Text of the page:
With the help of her mentor Travis DeCory, a Chemical Dependency Prevention Coordinator for the Ain Dah Yung Center, Delgado was awarded a $2,500 grant to fund the powwow.
Delgado and DeCory worked together to write a grant to the Tiwahe Foundation, (formally the American Indian Family Empowerment Program) in August 2010 asking for $1,600.  Instead, they were awarded the full grant amount of $2,500 in October of 2010.  DeCory has had previous experience with writing grants through his work and was confident that Delgado would receive the grant.
Delgado’s Finale teacher, Mary Voigt was both proud and relieved by Delgado’s grant approval and for wanting to share her culture with the rest of the school. 
“Her American Indian ancestry is so important to her and she was so passionate when she talked about her powwow. It was really hard not to be excited for her,” said Voigt. “Success always breeds more success, so I think it could be a source of inspiration for her in her future.”
Delgado said she first got the idea to put on a powwow for her senior project from attending the Indian Education powwows around Saint Paul. She said another factor was the small population of Native students at her school.  Delgado feels that the fact there are Native students at Johnson often gets overlooked due to more prominent cultures at the school. 
“I want to educate the community and let them know that there’s Natives at Johnson because our Indian Ed is pretty small. It’s to let them know we’re here,” said Delgado.
Minority business presidents to help at-risk students
Saturday, March 12 2011
 
Written by Circle News Staff,
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 Numerous mentoring programs around the country regularly match businesses with kids. The varied programs are critically important and often show positive results. But few, if any, of these initiatives involve the head of the company in a year-long effort to broaden the horizons of at-risk students through the world of business.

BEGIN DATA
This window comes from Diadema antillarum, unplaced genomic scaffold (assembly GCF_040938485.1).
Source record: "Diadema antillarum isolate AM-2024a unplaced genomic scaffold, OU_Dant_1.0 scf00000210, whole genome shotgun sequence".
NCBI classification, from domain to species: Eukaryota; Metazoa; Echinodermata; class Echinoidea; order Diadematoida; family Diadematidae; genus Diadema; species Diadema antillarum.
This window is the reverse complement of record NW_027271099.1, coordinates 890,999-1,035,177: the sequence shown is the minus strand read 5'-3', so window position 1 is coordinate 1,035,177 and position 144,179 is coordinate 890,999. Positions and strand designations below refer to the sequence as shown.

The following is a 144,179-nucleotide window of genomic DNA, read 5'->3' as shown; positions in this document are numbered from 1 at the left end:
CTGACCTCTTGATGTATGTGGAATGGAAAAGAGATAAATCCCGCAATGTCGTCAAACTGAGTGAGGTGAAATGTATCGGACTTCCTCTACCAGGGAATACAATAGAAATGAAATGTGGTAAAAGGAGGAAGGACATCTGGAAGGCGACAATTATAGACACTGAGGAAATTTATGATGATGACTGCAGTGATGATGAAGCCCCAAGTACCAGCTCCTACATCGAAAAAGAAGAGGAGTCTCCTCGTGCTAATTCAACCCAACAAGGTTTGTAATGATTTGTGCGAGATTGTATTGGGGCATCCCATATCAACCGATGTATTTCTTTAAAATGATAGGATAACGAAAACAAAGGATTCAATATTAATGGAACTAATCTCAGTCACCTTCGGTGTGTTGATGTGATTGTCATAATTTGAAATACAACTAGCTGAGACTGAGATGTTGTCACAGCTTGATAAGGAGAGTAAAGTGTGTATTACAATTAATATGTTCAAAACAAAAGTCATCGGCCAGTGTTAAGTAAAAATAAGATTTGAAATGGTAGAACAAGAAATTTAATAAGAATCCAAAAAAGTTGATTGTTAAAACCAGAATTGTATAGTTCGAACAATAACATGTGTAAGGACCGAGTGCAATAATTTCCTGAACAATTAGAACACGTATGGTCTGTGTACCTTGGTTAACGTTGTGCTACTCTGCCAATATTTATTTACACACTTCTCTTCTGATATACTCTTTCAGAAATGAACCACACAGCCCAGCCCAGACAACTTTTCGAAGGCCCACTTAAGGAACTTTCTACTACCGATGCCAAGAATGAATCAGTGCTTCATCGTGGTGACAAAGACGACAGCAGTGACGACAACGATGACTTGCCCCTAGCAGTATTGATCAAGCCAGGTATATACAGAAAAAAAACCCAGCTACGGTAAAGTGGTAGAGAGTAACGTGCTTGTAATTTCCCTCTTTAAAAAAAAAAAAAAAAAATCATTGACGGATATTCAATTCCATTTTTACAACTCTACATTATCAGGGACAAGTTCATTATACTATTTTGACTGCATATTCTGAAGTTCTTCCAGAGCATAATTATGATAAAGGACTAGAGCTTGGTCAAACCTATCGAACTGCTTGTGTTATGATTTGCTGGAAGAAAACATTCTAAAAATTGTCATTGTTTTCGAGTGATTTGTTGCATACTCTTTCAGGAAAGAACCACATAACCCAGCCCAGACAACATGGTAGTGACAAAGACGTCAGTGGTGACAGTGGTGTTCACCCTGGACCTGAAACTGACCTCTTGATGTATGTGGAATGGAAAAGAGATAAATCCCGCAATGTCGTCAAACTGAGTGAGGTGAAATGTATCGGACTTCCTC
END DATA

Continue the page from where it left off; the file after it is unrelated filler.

In an ambitious effort to prepare vulnerable children for rewarding careers in the future, Risen Christ School (RCS), a 325-student, K-8 grade school located in the Powderhorn Park area of Minneapolis, has created an innovative program, Imagine the Possibilities.
More than 90 percent of RCS's students come from families who are living either at or below the poverty line.  Many of these students will become first-generation high school graduates. Because these students have limited contact with the world of business, the school believes they would benefit from personal interactions with business leaders.

minority business story dave bice mugImagine the Possibilities program will pair the top executives from over a dozen companies with up to six students in grades 6-8. The business leaders/mentors would design a project related to their field to be presented over the course of the school year to their group of six students.
Michael McHugh, president of Midwest Construction Group and Dave Bice, president of Bald Eagle Erectors are teaming up to create a program to introduce the students to a variety of careers in construction beyond manual labor.
"We are going to build our program around a construction project that the students can follow from beginning to end so they can understand each phase," said McHugh, who attended RCS, formerly Holy Name School.